Pump Sizing Questionaire:
Answer these questions to the best of your ability:
You may fax or email answers to us so we can help you choose the best pump for your application. (Fax = 806 828 6414)
1. If a pump has been pulled out of your well, what was its horsepower rating? If known, what was its series number or impeller count?
2. How deep is your well? How many gallons per minute (gpm) can it produce?
3. If known, how many feet of water is in your well without a pump in operation? (Your driller may be able to help you with questions 2 & 3).
4. If known, how many feet of water remained in your well during the operation of your last pump?
5. How many gallons per minute do you need to see at the application (house, business, barn, garden, field, etc)? Click here to see a water usage / needs chart.
(Your well must be capable of this production, of course).
6. What is the maximum pressure (in psi) that you need to see produced (at the application)?
7. What is the distance in feet of the wellhead to the application?
8. Elevation (in feet) uphill(+) or downhill(-) from wellhead to the application?
9. What size of pipeline (in inches) will transport the water to the application?
10. What is the voltage and phase of your power source?
11. How far from the wellhead (in feet) is the breaker panel or disconnect that operates the pump? How far (in feet) from the breaker panel or disconnect is the electric meter?
12. Has the wire from your power source already been installed to the wellhead from the breaker panel or disconnect? What gauge wire was used? What gauge wire was run from the electric meter to the breaker panel or disconnect? Was these wiring runs copper or aluminum? If these wiring runs have not been installed, the total distance from the electric meter all the way through the breaker panel or disconnect then downhole to the pump will dictate what gauge wiring you will use for each of the various runs so the pump is not starved for electricity.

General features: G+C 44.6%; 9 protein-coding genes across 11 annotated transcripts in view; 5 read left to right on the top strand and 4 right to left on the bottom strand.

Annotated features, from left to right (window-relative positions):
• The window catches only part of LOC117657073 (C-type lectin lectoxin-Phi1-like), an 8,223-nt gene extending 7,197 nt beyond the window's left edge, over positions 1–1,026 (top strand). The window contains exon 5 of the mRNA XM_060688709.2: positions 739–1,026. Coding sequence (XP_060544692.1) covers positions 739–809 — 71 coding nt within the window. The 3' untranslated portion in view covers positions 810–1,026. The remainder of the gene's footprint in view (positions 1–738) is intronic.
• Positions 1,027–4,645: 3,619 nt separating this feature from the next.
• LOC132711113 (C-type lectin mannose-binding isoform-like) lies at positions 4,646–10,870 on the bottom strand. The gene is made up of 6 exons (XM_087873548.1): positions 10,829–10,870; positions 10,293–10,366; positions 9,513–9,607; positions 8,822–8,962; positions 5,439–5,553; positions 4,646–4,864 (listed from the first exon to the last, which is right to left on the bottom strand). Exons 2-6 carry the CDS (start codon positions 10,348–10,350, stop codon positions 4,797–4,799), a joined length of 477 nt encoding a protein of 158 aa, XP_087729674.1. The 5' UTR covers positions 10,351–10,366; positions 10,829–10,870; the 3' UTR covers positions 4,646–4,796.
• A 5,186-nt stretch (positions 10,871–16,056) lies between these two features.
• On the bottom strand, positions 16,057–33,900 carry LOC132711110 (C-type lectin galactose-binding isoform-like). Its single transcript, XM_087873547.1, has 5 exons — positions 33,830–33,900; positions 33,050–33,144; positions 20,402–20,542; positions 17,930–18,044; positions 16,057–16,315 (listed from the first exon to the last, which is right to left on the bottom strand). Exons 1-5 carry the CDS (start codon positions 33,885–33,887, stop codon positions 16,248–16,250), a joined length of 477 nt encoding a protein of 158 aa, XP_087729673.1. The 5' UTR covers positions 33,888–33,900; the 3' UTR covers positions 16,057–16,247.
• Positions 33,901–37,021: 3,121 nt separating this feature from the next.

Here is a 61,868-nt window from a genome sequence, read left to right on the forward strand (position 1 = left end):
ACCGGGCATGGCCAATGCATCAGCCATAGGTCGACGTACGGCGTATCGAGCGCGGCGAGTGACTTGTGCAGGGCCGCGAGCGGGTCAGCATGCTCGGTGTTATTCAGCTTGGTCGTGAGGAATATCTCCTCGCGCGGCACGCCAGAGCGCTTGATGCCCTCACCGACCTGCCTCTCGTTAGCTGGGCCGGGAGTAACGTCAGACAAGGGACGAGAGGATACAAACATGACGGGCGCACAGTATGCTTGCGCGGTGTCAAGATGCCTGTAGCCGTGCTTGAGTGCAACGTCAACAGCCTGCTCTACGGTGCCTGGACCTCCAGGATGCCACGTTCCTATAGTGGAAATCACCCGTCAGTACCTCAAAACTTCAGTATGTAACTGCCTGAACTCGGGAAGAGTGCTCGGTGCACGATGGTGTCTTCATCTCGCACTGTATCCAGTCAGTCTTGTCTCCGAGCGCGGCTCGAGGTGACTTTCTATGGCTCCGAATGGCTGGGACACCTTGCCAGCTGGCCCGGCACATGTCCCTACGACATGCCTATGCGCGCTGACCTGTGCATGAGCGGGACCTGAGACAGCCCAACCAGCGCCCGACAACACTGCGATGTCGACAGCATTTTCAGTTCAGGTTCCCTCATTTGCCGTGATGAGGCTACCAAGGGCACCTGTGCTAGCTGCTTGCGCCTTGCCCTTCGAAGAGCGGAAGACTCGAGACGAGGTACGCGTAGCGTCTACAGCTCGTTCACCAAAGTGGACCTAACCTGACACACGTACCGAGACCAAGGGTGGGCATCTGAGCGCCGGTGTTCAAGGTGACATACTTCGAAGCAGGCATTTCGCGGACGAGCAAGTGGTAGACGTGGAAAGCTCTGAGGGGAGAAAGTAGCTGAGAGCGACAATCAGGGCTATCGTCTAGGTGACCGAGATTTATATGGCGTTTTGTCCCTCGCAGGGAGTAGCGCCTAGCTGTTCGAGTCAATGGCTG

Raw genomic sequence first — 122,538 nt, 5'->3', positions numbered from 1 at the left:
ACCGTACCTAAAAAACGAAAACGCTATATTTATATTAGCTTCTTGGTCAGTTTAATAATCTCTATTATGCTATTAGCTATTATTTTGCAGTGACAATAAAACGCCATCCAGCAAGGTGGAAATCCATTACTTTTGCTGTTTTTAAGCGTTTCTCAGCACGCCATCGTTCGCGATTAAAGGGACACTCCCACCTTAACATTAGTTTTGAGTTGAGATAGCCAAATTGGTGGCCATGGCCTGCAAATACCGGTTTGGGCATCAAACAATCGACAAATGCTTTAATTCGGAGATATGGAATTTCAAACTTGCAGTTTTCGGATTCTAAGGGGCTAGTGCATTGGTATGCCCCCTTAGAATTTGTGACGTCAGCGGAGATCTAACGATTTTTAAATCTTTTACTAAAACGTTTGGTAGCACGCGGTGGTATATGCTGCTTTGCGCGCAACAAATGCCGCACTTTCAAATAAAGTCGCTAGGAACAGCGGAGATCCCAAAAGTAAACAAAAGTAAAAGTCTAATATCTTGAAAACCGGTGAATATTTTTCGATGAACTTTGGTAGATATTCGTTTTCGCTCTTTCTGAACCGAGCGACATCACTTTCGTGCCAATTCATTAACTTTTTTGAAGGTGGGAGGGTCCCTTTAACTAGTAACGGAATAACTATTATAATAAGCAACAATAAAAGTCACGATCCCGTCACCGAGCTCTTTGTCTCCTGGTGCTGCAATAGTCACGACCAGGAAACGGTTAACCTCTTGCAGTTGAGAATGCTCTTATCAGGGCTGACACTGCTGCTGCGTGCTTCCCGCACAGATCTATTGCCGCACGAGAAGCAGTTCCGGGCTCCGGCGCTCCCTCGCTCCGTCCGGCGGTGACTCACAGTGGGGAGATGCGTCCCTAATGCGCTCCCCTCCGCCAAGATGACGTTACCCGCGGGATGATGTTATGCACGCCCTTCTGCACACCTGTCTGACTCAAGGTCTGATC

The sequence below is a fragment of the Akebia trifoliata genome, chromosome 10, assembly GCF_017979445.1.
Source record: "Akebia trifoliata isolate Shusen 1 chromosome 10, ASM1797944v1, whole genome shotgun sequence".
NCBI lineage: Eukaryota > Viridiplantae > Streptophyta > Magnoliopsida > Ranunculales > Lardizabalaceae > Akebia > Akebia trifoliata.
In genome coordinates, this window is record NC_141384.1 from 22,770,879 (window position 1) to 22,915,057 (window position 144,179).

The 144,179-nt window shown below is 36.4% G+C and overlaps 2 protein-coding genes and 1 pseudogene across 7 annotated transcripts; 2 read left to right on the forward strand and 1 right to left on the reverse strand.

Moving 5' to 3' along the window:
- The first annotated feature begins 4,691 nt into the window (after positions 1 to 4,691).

Questions 1,2,3,4,5 - helps determine what your last pump produced or what will your new pump need to produce (in gpm) without pumping the well dry.
Questions 6,7,8,9 - helps determine the total dynamic head (in feet) your pump will need to be able to overcome after depth, pipeline friction loss, elevation difference, gallons per minute, & pressure is considered.
Questions 10,11,12 - helps determine down-hole wire gauge.
Some of the ways that pumps die:
Pumping off (too large a pump, pumping more water than well can make).
Rapid Cycling (snapping on & off as when a pressure tank bladder fails or a standard tank waterlogs).
Electrical problems - high & low voltage, power surges, wiring or splice failure & lightning strikes.
Excessive motor & pump loads (asking a motor or pump or perform outside of it's intended design).
Installation errors involving incorrect, mislocated, or missing devices.
Wrong pump for the job, too small gauge wire, tank too small, etc.
Over heating motor - as in the case of sand covering the motor, or no water movement.
Well conditions - pumping abrasives and materials other than clear, clean water.
Sand gradually kills every pump by grinding down the impellers and bearings over time.
Old age - pump has simply worn out (we say it was used too much when it was new - LOL).
Important note: Pumps are not covered by warranty for any of the above reasons of pump failure.
Only defects in materials and workmanship are covered by pump & motor warranty.